We know that the new coronavirus infection, COVID-19, spreads through droplet transmission between humans, or through surfaces contaminated by these droplets when someone with the infection talks, sneezes or coughs near them.

We also know that droplets containing the virus can enter a healthy person’s body through the mucous membranes of their nose, mouth and eyes. That is why personal protective equipment or PPE includes goggles, a mask and a face shield, among other things.

What was less clear until recently was how the virus enters the body through the eyes. Researchers have now postulated a possible point of entry for the virus through the human eye: the conjunctiva or the tissue that lines the inside of the eyelids and covers the whites of the eyes.

This is because conjunctival cells have ACE2 receptors: a kind of receiver cell for the angiotensin-converting enzyme 2 that is present mainly on the surface of lungs, heart and arteries, and helps to lower the blood pressure.

The research, which is in pre-print phase, was conducted by scientists at the Epigenetics and Cell Fates Laboratory, Programme in Stem Cell, Regenerative Medicine and Aging, A STAR Institute of Molecular and Cell Biology, Singapore; Department of Biological Sciences, National University of Singapore; Icahn School of Medicine at Mount Sinai, New York; and the Center for Individualized Medicine, Department of Molecular Pharmacology & Experimental Therapeutics, Mayo Clinic, Rochester, Minnesota, US.

Role of ACE2 receptors

Researchers have found that these ACE2 receptors are crucial to how SAS-CoV-2, the coronavirus that causes COVID-19, enters healthy cells. COVID-19 has spike proteins on its surface that basically fit like a key into these ACE2 receptors, unlocking the healthy cell. Once inside, the virus uses the resources in the healthy host cell to make more copies of itself. (Read more: Role of ACE2 receptors in COVID-19)

To be sure, ACE 2 receptors are crucial to our well-being. It just so happens that this coronavirus has evolved in such a way that it can exploit its structure to cause infection.

Most studies thus far have focused on the virus' attempt to enter the human body through the upper respiratory tract (nose and throat) and lower respiratory tract (trachea and lungs), but not enough has been done to explore the link between transmission through the ocular (eye) route. The Institute of Molecular and Cell Biology study, titled "Potential modes of COVID-19 transmission from the human eye revealed by single-cell atlas", has not been peer-reviewed yet.

Some previous studies have also suggested that the mucosal membranes in the eyes could also act as a route for the SARS-CoV-2 virus to enter the body via direct or indirect contact. Another pre-print study, by researchers at the Johns Hopkins University School of Medicine,  titled "ACE2 and TMPRSS2 are expressed on the human ocular surface, suggesting susceptibility to SARS-CoV-2 infection" has also indicated that the virus has been found in tears, which could mean that the human eyes could also act as a potential carrier or a route of entry into the body.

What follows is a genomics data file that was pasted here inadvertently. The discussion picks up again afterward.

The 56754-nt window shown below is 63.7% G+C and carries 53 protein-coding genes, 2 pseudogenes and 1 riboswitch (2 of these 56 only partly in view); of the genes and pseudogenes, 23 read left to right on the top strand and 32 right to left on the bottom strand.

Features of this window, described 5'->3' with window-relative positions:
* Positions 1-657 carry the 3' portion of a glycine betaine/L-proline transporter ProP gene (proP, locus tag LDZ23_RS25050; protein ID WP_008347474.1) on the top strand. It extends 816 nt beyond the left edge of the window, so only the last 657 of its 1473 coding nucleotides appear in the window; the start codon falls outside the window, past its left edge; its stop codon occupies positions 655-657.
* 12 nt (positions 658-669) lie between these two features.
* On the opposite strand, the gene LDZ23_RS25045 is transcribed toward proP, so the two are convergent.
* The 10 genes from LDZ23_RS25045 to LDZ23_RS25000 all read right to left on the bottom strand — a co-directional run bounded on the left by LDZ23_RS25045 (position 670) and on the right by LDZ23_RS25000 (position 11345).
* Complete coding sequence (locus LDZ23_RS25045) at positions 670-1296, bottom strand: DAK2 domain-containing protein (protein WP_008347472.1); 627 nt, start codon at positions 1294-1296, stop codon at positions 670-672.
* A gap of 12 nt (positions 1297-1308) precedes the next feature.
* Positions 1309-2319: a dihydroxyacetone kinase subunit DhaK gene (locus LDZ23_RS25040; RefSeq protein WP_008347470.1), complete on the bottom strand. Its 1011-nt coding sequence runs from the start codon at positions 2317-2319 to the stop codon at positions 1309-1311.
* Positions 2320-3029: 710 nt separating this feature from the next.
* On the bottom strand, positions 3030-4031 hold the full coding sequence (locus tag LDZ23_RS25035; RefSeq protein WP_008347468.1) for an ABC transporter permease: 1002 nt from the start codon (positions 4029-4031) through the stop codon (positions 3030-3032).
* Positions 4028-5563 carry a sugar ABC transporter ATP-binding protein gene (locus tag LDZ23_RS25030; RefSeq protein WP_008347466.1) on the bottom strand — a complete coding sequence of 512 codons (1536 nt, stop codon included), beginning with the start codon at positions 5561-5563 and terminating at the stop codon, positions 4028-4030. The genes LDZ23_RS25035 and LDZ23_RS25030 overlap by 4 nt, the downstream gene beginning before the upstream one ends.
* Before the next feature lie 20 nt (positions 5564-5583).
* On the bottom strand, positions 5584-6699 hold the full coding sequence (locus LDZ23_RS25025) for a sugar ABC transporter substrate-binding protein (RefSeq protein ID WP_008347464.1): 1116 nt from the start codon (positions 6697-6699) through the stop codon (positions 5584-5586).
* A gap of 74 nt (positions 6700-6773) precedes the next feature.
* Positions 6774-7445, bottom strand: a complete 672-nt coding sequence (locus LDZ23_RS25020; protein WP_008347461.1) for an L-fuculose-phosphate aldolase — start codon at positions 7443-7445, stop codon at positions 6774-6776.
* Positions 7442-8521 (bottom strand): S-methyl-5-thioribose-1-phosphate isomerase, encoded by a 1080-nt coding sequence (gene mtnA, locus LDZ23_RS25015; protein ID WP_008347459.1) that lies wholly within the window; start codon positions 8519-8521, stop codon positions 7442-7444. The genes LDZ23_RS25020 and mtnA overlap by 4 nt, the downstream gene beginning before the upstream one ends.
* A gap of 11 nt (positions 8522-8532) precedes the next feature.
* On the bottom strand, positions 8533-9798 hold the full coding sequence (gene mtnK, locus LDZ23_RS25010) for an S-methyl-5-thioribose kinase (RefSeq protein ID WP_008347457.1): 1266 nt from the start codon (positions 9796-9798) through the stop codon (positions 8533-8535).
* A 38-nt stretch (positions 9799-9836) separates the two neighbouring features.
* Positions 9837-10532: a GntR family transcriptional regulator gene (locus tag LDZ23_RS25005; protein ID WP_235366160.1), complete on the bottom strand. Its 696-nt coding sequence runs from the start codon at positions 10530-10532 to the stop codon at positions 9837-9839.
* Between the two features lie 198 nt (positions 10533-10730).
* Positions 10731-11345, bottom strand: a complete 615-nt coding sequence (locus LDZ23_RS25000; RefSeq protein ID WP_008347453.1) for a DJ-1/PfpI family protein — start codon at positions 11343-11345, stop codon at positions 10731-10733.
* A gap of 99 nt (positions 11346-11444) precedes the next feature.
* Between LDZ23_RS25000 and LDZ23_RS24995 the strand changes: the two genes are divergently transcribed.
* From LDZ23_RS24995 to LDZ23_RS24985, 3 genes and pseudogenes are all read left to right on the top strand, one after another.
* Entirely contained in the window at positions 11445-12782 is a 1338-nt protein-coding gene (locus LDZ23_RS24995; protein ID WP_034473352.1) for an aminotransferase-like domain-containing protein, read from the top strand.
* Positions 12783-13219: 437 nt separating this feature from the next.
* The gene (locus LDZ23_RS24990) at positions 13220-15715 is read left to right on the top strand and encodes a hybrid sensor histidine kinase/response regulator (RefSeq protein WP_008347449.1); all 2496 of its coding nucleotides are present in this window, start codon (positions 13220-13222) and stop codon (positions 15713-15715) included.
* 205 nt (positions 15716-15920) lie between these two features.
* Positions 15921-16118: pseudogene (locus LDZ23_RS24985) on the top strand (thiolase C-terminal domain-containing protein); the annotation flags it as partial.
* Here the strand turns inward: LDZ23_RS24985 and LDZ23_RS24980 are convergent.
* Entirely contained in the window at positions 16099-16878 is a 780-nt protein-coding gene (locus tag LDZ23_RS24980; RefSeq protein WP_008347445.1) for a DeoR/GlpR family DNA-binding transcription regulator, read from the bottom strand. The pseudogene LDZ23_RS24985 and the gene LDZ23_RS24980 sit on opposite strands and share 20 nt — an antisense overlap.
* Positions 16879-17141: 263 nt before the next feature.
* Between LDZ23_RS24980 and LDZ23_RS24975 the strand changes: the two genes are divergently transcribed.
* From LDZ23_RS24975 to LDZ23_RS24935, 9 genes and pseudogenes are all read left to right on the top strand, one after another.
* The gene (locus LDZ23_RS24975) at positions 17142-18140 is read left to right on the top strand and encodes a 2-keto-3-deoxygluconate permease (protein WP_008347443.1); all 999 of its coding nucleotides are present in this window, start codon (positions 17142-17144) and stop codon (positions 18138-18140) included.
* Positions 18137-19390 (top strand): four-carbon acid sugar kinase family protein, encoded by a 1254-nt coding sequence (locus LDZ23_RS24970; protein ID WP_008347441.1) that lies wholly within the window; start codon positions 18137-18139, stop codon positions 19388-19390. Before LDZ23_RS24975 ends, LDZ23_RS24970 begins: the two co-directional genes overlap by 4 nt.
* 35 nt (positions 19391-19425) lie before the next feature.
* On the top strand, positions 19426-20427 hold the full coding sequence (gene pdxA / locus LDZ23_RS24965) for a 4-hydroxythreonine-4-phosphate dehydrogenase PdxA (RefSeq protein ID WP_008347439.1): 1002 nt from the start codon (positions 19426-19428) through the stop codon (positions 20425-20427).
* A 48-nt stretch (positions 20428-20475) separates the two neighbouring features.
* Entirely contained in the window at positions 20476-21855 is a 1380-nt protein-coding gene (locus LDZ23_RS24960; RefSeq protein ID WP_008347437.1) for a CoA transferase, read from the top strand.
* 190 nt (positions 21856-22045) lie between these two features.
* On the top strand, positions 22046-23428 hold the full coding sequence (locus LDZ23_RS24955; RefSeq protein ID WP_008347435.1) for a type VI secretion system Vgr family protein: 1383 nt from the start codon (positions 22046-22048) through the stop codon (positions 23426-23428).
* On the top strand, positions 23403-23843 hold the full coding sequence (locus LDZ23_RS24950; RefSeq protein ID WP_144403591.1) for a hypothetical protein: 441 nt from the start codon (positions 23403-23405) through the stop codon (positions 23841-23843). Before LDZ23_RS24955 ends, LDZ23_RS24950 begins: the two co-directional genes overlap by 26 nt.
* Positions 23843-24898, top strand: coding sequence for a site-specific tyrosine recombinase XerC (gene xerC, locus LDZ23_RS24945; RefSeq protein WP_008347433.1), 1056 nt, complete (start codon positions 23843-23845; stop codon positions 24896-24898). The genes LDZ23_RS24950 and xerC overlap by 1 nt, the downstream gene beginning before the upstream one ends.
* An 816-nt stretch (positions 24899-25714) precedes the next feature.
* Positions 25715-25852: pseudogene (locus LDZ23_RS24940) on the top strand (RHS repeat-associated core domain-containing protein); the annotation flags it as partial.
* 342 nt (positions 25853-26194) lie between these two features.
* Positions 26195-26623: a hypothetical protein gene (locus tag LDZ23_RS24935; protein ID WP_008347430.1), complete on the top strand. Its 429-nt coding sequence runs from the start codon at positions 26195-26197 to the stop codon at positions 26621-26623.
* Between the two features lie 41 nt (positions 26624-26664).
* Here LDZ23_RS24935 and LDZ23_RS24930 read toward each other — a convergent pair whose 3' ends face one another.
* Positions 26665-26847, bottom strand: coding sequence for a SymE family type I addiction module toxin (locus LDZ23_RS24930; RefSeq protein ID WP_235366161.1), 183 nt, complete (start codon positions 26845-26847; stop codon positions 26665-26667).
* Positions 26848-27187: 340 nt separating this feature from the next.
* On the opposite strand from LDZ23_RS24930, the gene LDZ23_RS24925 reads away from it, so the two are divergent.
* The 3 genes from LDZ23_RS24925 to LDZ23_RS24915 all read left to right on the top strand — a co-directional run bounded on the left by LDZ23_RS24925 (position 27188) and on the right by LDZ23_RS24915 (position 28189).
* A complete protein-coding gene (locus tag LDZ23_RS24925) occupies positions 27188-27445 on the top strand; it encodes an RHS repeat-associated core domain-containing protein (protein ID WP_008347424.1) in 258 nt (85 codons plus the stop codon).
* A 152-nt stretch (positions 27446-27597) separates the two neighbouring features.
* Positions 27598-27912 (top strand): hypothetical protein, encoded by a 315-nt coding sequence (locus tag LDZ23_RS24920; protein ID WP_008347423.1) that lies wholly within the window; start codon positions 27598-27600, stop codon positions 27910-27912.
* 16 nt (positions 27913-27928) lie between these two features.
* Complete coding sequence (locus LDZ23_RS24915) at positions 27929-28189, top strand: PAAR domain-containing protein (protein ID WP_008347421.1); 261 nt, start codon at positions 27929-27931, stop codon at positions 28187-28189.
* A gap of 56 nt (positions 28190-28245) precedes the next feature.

Separately, in March, some ophthalmologists had noted the appearance pink eye or conjunctivitis in some COVID-19 patients. They had also warned that the virus may spread if COVID-19 patients rub their eyes and then touch someone or something else.

The results of these researches come at a critical time during the outbreak of COVID-19. The high rates of infection, as well as rising casualties, had forced countries into complete or partial lockdown. Now, some countries are considering easing restrictions on the movement of people due to a suffering economy. The above-mentioned studies draw our attention once again to the importance of maintaining proper hygiene measures, as we prepare to come out of lockdown. (Read more: How to avoid touching your face during this pandemic)

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  1. Wu P, Duan F, Luo C, et al. Characteristics of Ocular Findings of Patients With Coronavirus Disease 2019 (COVID-19) in Hubei Province, China. JAMA Ophthalmology. Published online March 31, 2020.
  2. Kiyofumi Hamashima, Pradeep Gautam, Katherine Anne Lau, Chan Woon Khiong, Timothy A Blenkinsop, Hu Li, Yuin Han Loh. Potential modes of COVID-19 transmission from human eye revealed by single-cell atlas. bioRxiv
  3. Lingli Zhou, Zhenhua Xu et. al. ACE2 and TMPRSS2 are expressed on the human ocular surface, suggesting susceptibility to SARS-CoV-2 infection. bioRxiv
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